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Krusee: rail opponent recycling arguments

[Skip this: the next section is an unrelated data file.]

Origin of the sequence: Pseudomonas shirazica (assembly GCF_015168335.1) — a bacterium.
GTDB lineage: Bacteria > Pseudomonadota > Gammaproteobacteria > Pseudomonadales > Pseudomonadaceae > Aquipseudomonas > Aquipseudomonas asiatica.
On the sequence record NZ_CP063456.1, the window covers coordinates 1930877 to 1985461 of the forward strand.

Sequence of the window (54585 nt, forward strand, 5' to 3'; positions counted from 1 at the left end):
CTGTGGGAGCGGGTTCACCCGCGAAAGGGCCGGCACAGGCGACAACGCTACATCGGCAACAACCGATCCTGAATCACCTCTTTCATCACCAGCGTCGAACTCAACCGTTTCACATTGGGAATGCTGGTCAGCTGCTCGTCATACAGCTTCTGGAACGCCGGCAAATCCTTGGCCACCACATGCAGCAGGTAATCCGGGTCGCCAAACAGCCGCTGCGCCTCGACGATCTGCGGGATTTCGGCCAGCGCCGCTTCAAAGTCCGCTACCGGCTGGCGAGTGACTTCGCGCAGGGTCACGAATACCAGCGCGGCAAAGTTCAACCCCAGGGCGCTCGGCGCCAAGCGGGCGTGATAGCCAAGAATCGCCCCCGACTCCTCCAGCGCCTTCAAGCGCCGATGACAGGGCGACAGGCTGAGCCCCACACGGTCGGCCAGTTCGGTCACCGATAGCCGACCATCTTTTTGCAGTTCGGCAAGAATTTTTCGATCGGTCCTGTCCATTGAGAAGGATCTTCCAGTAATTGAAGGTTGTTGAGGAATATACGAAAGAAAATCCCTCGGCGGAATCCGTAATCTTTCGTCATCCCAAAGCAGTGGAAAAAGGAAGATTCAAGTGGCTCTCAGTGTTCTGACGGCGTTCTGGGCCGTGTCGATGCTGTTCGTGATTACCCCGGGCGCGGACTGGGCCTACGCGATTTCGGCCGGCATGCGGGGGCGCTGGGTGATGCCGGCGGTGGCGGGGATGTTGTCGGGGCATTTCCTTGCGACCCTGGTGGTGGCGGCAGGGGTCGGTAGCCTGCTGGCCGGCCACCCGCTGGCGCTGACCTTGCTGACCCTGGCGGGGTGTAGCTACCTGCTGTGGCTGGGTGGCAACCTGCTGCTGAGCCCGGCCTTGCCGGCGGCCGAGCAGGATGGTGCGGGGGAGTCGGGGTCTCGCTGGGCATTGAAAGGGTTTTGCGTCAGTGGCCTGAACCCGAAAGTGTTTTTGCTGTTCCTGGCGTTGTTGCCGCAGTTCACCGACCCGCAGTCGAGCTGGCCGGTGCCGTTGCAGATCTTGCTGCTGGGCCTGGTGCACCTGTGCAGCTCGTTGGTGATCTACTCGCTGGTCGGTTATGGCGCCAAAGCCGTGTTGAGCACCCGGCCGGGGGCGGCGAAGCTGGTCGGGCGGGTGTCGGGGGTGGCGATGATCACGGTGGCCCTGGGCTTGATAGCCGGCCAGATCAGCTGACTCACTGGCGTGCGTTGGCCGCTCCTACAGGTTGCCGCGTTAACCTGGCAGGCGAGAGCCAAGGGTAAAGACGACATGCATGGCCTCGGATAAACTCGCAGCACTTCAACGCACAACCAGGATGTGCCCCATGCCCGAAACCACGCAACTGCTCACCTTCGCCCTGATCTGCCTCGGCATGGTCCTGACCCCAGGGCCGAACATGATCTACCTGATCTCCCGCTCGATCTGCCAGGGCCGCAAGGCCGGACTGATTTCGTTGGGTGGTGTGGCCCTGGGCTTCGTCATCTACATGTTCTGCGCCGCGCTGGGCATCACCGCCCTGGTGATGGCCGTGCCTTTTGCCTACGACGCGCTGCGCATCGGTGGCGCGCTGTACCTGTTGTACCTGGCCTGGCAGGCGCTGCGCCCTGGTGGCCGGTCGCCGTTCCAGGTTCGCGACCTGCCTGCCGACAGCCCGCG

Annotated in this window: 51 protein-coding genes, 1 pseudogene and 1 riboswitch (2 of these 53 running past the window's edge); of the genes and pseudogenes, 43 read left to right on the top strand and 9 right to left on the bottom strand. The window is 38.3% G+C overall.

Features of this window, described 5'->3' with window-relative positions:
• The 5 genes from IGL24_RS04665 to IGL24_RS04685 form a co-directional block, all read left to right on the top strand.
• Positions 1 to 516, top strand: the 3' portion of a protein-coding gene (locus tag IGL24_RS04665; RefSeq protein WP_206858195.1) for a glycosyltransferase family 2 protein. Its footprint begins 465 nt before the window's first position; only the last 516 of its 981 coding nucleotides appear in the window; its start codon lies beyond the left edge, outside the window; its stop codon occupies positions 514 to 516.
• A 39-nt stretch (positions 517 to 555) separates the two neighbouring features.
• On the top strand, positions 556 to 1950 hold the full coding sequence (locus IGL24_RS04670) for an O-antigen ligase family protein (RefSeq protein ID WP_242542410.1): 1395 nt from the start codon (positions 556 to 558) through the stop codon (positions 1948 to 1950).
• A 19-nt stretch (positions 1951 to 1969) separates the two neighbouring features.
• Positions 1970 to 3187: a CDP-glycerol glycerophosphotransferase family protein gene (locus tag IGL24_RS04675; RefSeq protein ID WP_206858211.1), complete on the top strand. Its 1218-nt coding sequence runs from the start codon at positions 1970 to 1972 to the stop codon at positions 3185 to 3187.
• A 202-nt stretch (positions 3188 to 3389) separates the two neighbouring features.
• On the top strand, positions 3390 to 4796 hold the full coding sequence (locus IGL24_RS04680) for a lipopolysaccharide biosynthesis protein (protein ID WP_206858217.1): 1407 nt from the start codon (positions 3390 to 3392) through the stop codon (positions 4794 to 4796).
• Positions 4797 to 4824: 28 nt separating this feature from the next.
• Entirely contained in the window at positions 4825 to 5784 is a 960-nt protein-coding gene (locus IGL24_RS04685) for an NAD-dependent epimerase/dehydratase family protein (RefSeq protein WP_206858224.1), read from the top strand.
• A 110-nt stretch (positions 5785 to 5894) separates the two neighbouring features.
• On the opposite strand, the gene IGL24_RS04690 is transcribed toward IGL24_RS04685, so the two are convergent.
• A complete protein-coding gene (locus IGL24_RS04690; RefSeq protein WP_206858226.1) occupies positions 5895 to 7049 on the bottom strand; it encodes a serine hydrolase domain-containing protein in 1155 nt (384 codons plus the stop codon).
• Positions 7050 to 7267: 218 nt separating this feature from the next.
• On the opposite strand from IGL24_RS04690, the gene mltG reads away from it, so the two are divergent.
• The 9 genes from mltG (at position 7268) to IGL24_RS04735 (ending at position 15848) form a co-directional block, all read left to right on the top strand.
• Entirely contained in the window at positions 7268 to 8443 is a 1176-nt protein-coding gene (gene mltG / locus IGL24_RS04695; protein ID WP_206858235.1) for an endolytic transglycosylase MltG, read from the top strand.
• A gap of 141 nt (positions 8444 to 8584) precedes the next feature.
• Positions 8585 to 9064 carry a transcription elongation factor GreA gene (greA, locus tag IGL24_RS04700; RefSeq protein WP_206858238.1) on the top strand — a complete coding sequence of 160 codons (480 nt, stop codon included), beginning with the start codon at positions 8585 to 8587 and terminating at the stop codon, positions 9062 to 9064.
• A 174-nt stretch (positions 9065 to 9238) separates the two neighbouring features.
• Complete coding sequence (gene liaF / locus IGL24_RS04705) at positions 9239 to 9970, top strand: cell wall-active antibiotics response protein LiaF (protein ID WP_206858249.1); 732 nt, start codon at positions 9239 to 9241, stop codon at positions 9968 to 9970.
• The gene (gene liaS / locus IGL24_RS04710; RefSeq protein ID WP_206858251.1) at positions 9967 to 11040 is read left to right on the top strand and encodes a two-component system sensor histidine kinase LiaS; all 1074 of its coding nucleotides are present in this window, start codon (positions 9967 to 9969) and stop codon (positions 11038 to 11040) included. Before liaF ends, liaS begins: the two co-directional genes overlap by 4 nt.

Daugherty seeks to bring civility back to mobility debateInstead of watching fireworks, members of the Real Estate Council of Austin ( RECA) heard mostly facts and figures during the debate over the merits of Capital Metro's commuter rail proposal at their meeting Thursday. Former tech industry executive Jim Skaggs led the charge against the proposition on the November 2 ballot. His ally, Travis County Commissioner Gerald Daugherty, was originally scheduled to take part in the debate but did not participate. "I am removing myself today because I am, as you all know, a bit of a lightning rod," Daugherty explained to the lunchtime crowd that gathered for the meeting, held at the Four Seasons Hotel. “I want this to be a fact-finding mission for each and every one of you." Daugherty called for elevating the tone of debate on transportation issues, a point that won him a round of applause. "Folks, it is time for us to put some decorum back into this community with regards to what we do with mobility and transportation," he said. "I can tell you that if there is another meeting that is conducted like the one I went to Monday night, then I will absolutely walk out of a meeting like that.” He was referring to the CAMPO meeting earlier this week, which included a shouting match and personal attacks on two CAMPO board members ( See In Fact Daily, September 14, 2004.) (Also, see Whispers, below.) Skaggs, who worked with Daugherty to fight Capital Metro's light rail proposal four years ago, brought many of the same arguments to the table concerning the commuter rail proposal. While he did not use the "costs too much, does too little" catch phrase that was popular on bumper stickers in 2000, he did predict the passenger trains running between Leander and downtown Austin would wind up running virtually empty. "Commuter rail's low ridership will have no impact on congestion when it opens, or 20 years after it opens," he said. "It will cost taxpayers, probably, $10,000 or more for every single rider that rides the train on a daily basis." He also disputed Capital Metro's claims that running service on existing track would enable them to start the rail system for $60 million. "There are a lot of things left out of that cost, including the cost of the trains," he said, pegging the start-up cost as being closer to $100 million. "I believe the cost to be very under-estimated." The task of defending the commuter rail proposal fell to State Representative Mike Krusee, who four years ago sided with Daugherty and Skaggs against light rail. Krusee praised Capital Metro for responding to its critics, who complained the $1 billion price tag for light rail was too high. "I don't know of anyone in the country that's proposed a more efficient system than this one,” he said. “If you're ever going to be for rail under any circumstances, this plan in this place is the time to do it.” Krusee also challenged Skaggs' analysis of the financial data. "I have the benefit of having been on the other side just a couple of years ago, so all those arguments are really familiar,” he said. “But here's the thing: The plan has changed. [Skaggs is] arguing the exact same thing he argued last time: that $10,000 per rider…it was the same figure when it was a billion-dollar system." He also accused Skaggs of making inappropriate comparisons to transit systems elsewhere in the country, including commuter rail service in the Seattle-Tacoma, Wash. area. That system, Krusee said, had cost more than $300 million to start up because the transit agency did not already own the track as Capital Metro does. "I'm familiar with all these tactics because I used them," he said. The two men also split over the impact rail would have on development. Krusee told the group of business and real estate professionals that rail had the potential to significantly raise property values near passenger terminals, spurring economic growth and generating more tax revenue in the long run for the city. He added that rail would be essential to the creation of the high-density, mixed-use development planned to help reduce urban sprawl. "It is obvious the opportunities that await us at Mueller and Robinson Ranch and Leander along this line," he said. "If we pass them up now, those things will be developed in an inferior way at much, much less value." But Skaggs argued that any concentration of development at key junctures along the rail line would not necessarily be a net gain to the city. "It is a relocation if it occurs, from somewhere else to that spot," he said. "It's not clear to me that the spot that this particular line is on is the right spot for development. Why should we in Austin subsidize development in Leander?" He also pointed to the ongoing development of mixed-use projects in Austin as evidence that they did not require nearby rail to be successful. "Rail should be considered not for economic development, but on the merits of its operation as a transportation system," he concluded. While neither Krusee nor Skaggs used the debate to attack each other, Skaggs did use his closing remarks to make accusations against other supporters of the commuter rail proposal. "I believe that all of those out there, primarily our leaders who are working to support this and who have conflicts of interest, should back away from the debate," he said, without naming any one individual specifically. "Because there are too many in this room who have conflicts that are not stated and are supporting this…not for the reason that they believe in it, but for the reason of their pocketbook." Skaggs thus ended any “Kumbaya” feelings those in the room might have felt after hearing Daugherty’s plea for civility before the debate. Organizer seeks emails, finds critics The organizer of an anti-toll road group is circulating an e-mail among city neighborhood associations, advocating closer ties among the city's civic associations. Texas People for Efficient Transportation ( PET) Director Russ Hodes gathered e-mail addresses from 100 neighborhood associations in Austin, quite a feat given that the city has not updated its neighborhood contacts directory in quite a while. Contacts in an e-mail Hodes sent out Sunday afternoon included neighborhoods as diverse as Balcones Woods, Brentwood, Old West Austin and Delwood. In the e-mail, Hodes described himself as "a neighborhood volunteer who is very interested in keeping Austin's unique neighborhoods alive and active." He goes on to suggest that neighborhoods need to "share ideas, concerns and news with each other in a much more active way. The world around us is changing faster all the time, so we, as homeowners, need to respond even faster. (School Bonds, ACC taxes, Toll Roads, Hospital Districts, and Commuter Rail – all in one year!!)" One recipient, who did not want to be identified, rolled her eyes and called the e-mail "deceptive." Hodes wrote his pitch to the neighborhoods groups in a manner that suggested he was just another homeowner hoping to network. The e-mail recipient, who provided the e-mail to In Fact Daily, suggested that Hodes should have disclosed his role with PET and that he is from Circle C. According to the group's own posting on a local website, "PET (People for Efficient Transportation) is a Central Texas-based nonprofit, a 501(c)3 organization that is dedicated to the utilization of the best available technology and methods to move people, goods and information in ways that ensure our transportation infrastructure evolves into the most efficient and cohesive system possible." PET Political Action Committee, or PET PAC, is the arm behind the Austin Toll Party, organized to repeal House Bill 3588 and recall elected officials supporting the toll road plan. Hodes was a vocal opponent of the toll plan at Monday night's meeting of the Capital Area Metropolitan Planning Organization. Hodes certainly has a right to gather e-mails and network neighborhood groups. What offended the recipient was that it was sent from Hodes' PET e-mail account. In fact, Hodes wrote in his e-mail, "This is not about party politics, election campaigns, recalls or anything else like that. This is only about sharing information at the neighborhood level. Making sure we are all keep (sic) advised." Hodes said he hoped to create a newsletter at some point, but wanted to continue a simple e-mail list for updates for the time being. Something to brag about? . . People for Efficient Transportation leader Sal Costello put out a news release yesterday to advertise the airing of video from CAMPO’s Monday-night “Toll Road Firestorm. ” To quote Costello, “The last 45 minutes was OUT OF CONTROL. Watch your elected officials get the "piñata" treatment for ignoring the public and siding with the special interests (and in some cases self-interests!).” Costello says the tape will air at 7am, 1pm, 7pm & 1am on Channel 6 . . . Pool open, parking lot closed. . . Roads through Zilker Park will be closed most of the weekend for the Austin City Limits Music Festival. However, an avid swimmer says you can swim at the pool if you can walk to it . . . UT professor to speak on election . . . UT Journalism Professor Robert Jensen will be the guest speaker at the First Unitarian Universalist Church, 4700 Grover, this Sunday at 11:30 a.m. The forum is entitled, "War, Politics, and the Election.” Jensen will share his views on what’s going on in Iraq, the current political situation and the upcoming November election. Jensen said his two greatest fears are "that Kerry will lose, or that Kerry will win.” For more information, call 452-6168 or visit the UUs’ web site at http://www.austinuu.org . . . Doggett makes the rounds … Three events honoring U.S. Rep. Lloyd Doggett will take place this week. On Sunday, from 4:30pm to 6pm Rex VanMiddlesworth and Diane Umstead will host a reception at their home, 1201 Claire Avenue. The following day, Lulu Flores and Scott Hendler will celebrate Doggett at their home, 1300 Alta Vista, from 5:30pm to 7pm. And on Tuesday, Stephen and Emilie Becker will hold a breakfast reception from 8-9am at their home, 1104 Belmont Parkway. RSVP by phone to Lauren at 912-9099, or e-mail your reply to email@example.com. Copyright 2004 In Fact Daily